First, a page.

2. 2. Public Sector and Non-Profit Alaska Federal & State Judges Atkinson School of Management American Arbitration Association Bonneville Power Administration Beaverton, Hillsboro, Portland, Salem & Tigard Schools Cities of Bend, Damascus, Fairview, Lake Oswego, Sherwood, Tallahassee (FL), Tigard, Troutdale, and Wood Village Central Oregon Community College Clean Water Services Counties of Clackamas, Multnomah, & Washington Executive Officers Club Federal Court Clerks Association Hillsboro Chamber of Commerce Idaho Federal & State Judges Institute of Internal Auditors and Institute for Professional in Taxation Johns Landing Chamber of Commerce Long Term Care Ombudsman Office Metro Fire Officer Academy Clackamas, Marion and Washington Counties National Association of Securities Dealers (FINRA) National Association Regulatory Attys. Ninth Circuit Court of Appeals Oregon Court of Appeals Oregon DAS, DEQ, DLCD, DOT, DOJ, EMPL, Lands, PUC, WCB & WCD Oregon Executive MBA Program Oregon Health Science University OR, MT & ID State Bar Associations Representative Clients Private Sector Abercrombie & Fitch Advanced Data Concepts Bristol-Meyer Squibb California Canned Peach Growers Chevron Counselors of Real Estate Dow Corning EdPlus Holdings EDS Corporation Footwise Fred Meyer, Inc. Fujitsu America GE Capital Heery International Hydaburg Fisheries & Tribe InFocus Systems, Inc. One Block Off The Grid Statement of Rates Portland Community College Providence Hospitals, Olympia & Portland Sacred Heart Medical Center Swedish Medical Center Universities of Idaho, Oregon and Washington Unitus U.S. Bankruptcy/District Courts: Southern District of New York, Western District of Pennsylvania, California & Oregon U.S. Bureau of Land Management, U.S. Immigration & Naturalization Service, U.S. Forest Service, & U.S. Soil Conservation Service Western Conference of Workers Comp Insurers Washington Assoc. of Medical Staff Services VA Medical Councils: NY, OR-WA, LA WA and OR State Bar Associations WA, OR, MT, and ID Mediation Associations NW Natural Portland General Electric Portland Metropolitan Area Realtors Professional Profunds Liability Fund Safeway, Inc. State Accident Insurance Fund Seminar Group Shell Oil Standard Insurance Company State Farm Virginia Mason Medical Centers Waggener Edstrom Women Entrepreneurs of Oregon Xerox
  3. 3. Understanding how cognitive biases influence participant opinion in your public process Tools you can use to help those participants: ● Recognize their impact ● Re-think their points of view ● Provide balanced recommendations Workshop Goal
  4. 4. Agenda ● Cognitive conflict awareness ● Cognitive bias overview and exercises ● Solutions
  5. 5. Decision Making and Emotion “Cognitive Conflict” = Importance x Uncertainty Examples: 1. High Importance and High Uncertainty 2. High Importance and Low Uncertainty 3. Low Importance and High Uncertainty 4. Low Importance and Low Uncertainty Too much cognitive conflict creates PANIC Too little creates APATHY Janis, I. L., & Mann, L. Decision Making: A psychological analysis of conflict. NY: Free Press. Berlyne, D. E. Structure and Direction in Thinking. NY: Wiley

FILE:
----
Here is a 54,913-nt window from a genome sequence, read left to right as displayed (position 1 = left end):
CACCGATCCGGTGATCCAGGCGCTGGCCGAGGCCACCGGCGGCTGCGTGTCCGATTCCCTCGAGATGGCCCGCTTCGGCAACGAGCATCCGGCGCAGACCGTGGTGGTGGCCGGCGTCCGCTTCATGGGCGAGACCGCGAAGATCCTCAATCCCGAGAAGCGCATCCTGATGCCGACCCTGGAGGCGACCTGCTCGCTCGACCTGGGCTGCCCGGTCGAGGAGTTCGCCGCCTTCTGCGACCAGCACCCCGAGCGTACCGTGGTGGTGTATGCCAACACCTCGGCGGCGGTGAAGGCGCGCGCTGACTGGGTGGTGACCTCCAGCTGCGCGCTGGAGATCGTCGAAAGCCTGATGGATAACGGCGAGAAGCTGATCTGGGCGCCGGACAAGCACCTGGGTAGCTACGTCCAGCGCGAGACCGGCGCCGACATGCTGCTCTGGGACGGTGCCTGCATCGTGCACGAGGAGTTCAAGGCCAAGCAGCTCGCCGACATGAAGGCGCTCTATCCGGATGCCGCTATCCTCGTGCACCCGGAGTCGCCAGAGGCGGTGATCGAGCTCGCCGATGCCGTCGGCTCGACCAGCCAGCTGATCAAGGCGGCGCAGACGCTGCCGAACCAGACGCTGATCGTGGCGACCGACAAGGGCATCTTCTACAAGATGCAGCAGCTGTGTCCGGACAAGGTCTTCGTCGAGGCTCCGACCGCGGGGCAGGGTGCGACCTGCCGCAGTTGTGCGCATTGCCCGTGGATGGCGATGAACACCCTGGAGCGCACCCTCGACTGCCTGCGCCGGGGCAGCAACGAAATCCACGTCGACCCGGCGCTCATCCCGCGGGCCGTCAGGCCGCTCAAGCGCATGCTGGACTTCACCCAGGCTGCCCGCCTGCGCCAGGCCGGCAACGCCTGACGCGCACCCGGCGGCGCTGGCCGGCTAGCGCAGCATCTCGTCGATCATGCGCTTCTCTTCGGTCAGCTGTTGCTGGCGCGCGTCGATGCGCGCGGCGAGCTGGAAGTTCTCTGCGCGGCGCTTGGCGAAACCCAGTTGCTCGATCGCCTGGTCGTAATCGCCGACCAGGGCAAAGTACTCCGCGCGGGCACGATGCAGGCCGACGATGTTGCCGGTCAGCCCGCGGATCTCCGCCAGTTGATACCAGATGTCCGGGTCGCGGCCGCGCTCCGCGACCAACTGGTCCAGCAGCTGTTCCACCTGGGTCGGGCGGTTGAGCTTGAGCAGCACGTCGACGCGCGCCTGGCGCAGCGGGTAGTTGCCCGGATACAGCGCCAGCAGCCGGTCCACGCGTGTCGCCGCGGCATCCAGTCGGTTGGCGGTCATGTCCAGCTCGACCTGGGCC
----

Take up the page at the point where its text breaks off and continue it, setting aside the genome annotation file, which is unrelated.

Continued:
6. 6. Navigating Psychological Traps The $20 Auction: 1. Bidding starts at $1 and proceeds in $1 increments. And, yes, this is for real money! 1. No jump bidding. 2. Fair warning before the auction ends. 3. No communication, verbal or nonverbal, is allowed. 4. Highest bidder pays what they bid and gets $20. 5. Second highest pays what they bid. A) Competitive Arousal (Rivalry), Spotlight, & Time Pressures Avoid Them!
  7. 7. C) Concession Aversion: People perceive equal trades as unequal: ● Losses are overvalued ● Gains are undervalued ● Equal trades are difficult to make I used to have an apple... I used to have an orange...
  8. 8. D) Construal Biases: People think others hold more extreme views than they do in a partisan situation
  9. 9. E) Fairness as a Decision-Making Criterion: People reject deals that leave them better off than no deal if they perceive that their norms of fairness are being violated in accepting the deal.
  10. 10. F) Fundamental Attribution Error: We react to situations while others act in accordance with immutable character traits. i.e. - We attribute good motivations to ourselves and bad to others. That train derailment made me late! You’re late because you’re lazy!
  11. 11. G) The Availability Bias: Tendency to focus on information that is more readily available to us. People overestimate causes of death that make the news (airplane vs car crashes, cancer vs asthma).
  12. 12. The Ladder of Inference 7. We are mystified and frustrated by their position 6. We are confronted with the opposing view 5. We take action based on that belief 4. We then make the assumption that the only logical conclusion is that we are right and they are wrong 3. We subconsciously select the data that supports are preconceived position 2. We don’t appreciate we are only capable of processing some of it 1. We start with a large pool of available data Adapted from Peter Senge H) Confirmation Bias: The undermining of data that is inconsistent with our pre-existing mindset; thus “overvaluing” our position
  13. 13. Quickly read the colors of the inks: RED ORANGE YELLOW GREEN BLUE PURPLE
  14. 14. Again, read the colors of the inks: RED ORANGE YELLOW GREEN BLUE PURPLE I) Automatic Cognitive Processes: Control us more than we want to admit